1990 Upper Deck
Dave Hollins was one of those prospects that came out of nowhere for me and did a lot better than by all rights he should have. I only learned about the Rule V Draft in 1990, and Hollins was my entree into this confusing world, and after watching him play some, I scooped up as his cards as soon as I could, which was not soon enough. I believe my first Hollins card came in the 1990 Fleer Update set, but based off of Ken Griffey Jr‘s rookie card, Upper Deck was considered THE rookie card to have (Leaf would steal that crown soon enough).
Hollins is also one of those players whom I would love to see in their original uniform, one of those “almost” cards like the Ryne Sandberg Phillies cards that have popped up over the years. I wouldn’t say I’d give anything to see Hollins in a Padres uniform, but I think it would be pretty cool, especially since the Pads’ uniforms at the time were so great.
Careerwise, Hollins didn’t turn out to be anything special. I mean, sure, he had some great years, but overall he was just above average in OPS+, which means he was below average for a third baseman. Guess I didn’t miss out on much not getting his Leaf card after all.
1990 Donruss The Rookies
I’m covering Marquis Grissom’s 1990 Rookies issue on my other site this morning, and it seemed fitting to look at one of the more obscure prospects from that set on this site today. Knackert was not the best prospect, but what he represents is a branching out. He had an okay if not stellar minor league reputation with the White Sox before getting picked up by the Mets as a Rule V draftee. I guess he failed to make the squad and the Mariners picked him up off waivers, deciding to give him a shot at staying on the roster that year, and what an abysmal year it was. I mean, the guy was 21, but he had a 61 ERA+. My branching-out prospecting brain, however, seized on his age rather than his ability and thought he had staying power. Yeah, he didn’t. He made it to the majors again in 1996, then he was done. I still had a lot to learn.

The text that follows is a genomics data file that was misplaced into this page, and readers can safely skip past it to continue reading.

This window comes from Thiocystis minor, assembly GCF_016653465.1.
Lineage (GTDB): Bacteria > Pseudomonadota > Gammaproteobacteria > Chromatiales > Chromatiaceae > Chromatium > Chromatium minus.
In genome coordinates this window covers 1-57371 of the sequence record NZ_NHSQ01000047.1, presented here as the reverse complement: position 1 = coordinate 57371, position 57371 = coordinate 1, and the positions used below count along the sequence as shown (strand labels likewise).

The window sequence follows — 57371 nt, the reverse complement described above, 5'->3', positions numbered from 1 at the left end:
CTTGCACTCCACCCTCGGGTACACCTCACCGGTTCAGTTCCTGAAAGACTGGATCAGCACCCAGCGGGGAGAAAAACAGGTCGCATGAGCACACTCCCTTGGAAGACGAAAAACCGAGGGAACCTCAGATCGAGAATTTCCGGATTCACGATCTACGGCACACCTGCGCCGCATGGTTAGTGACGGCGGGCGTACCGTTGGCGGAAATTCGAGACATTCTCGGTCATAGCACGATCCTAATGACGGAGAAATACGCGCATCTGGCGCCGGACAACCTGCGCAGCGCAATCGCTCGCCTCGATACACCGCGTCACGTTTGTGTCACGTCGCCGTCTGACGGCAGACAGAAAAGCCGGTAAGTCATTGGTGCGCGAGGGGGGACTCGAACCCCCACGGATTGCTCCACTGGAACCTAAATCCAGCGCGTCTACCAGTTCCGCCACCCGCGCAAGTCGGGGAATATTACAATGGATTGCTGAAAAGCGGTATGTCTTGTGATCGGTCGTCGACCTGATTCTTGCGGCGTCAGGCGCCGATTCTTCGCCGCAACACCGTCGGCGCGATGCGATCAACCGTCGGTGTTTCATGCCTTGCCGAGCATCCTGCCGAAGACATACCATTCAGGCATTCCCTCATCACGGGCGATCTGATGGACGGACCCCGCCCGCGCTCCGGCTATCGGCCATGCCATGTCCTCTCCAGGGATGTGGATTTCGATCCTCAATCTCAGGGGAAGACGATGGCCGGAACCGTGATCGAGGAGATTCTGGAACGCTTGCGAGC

But what really brings me back on this card is that Mariners cap. I loved that logo, for some reason. I guess it was the yellow on blue…it had such a classic 80s feel, yet I didn’t know what that even meant at the time. All I knew was that I had to have one, being a big uniform and cap sucker. I wore that thing with pride for a few years until it was too worn out to carry on, along with my two Blue Jays hats with that classic, awesome logo that made me a Jays fan for so many years. You know the one.
I felt like I was an oddity for years, until I discovered entire sites
dedicated to the subject. And yet no sites dedicated to Mr. Knackert. But hey, he does have a facebook page, with a picture from his Red Sox year.
1990 Upper Deck
1990 was the first year I followed Spring Training as a baseball fan, and I dug into with both hands, enjoying the younger players that got playing time, hoping that I would get some clues as to future stars. Mickey was the first guy that grabbed my attention. I had never heard of him, but he showed up in ST and started hitting moonshots off of established players. This was well before I understood how Spring Training stats worked, so I thought I had found a diamond in the rough. This articlefrom that year says it all:
“WINTER HAVEN, Fla. – There is rapidly becoming one story in spring training. He is 6 feet tall with bulging muscles. He grew up in Bridgewater, played for Bridgewater-Raynham High School and the Bridgewater Legion. One of his idols was Jim Rice. He adored Carl Yastrzemski and respected the ability of Dwight Evans.
He’s got a made-for-Fenway Park swing. Short, compact and sweet. Some think he will someday rule the Wall. The question now is: Will Mickey Pina supplant Evans as the right fielder, with the veteran’s back flareups too unpredictable for the Sox to count on him?”
Of course, he didn’t make the team in 1990, went back to Pawtucket, and somehow degenerated. His career was gone after that. But that’s not what we’re concerned with here. I was more concerned with not being able to find ANY of his cards in 1990. The first to hit was his 1990 ProCards issue, the first regular minor league set I was able to afford, but this beauty is the one I always remember when I think of that guy. It’s a shame he became another in a long line of Red Sox outfield disappointments, because I thought for sure I had the next Yastrzemski. Instead it was just another Sam Horn.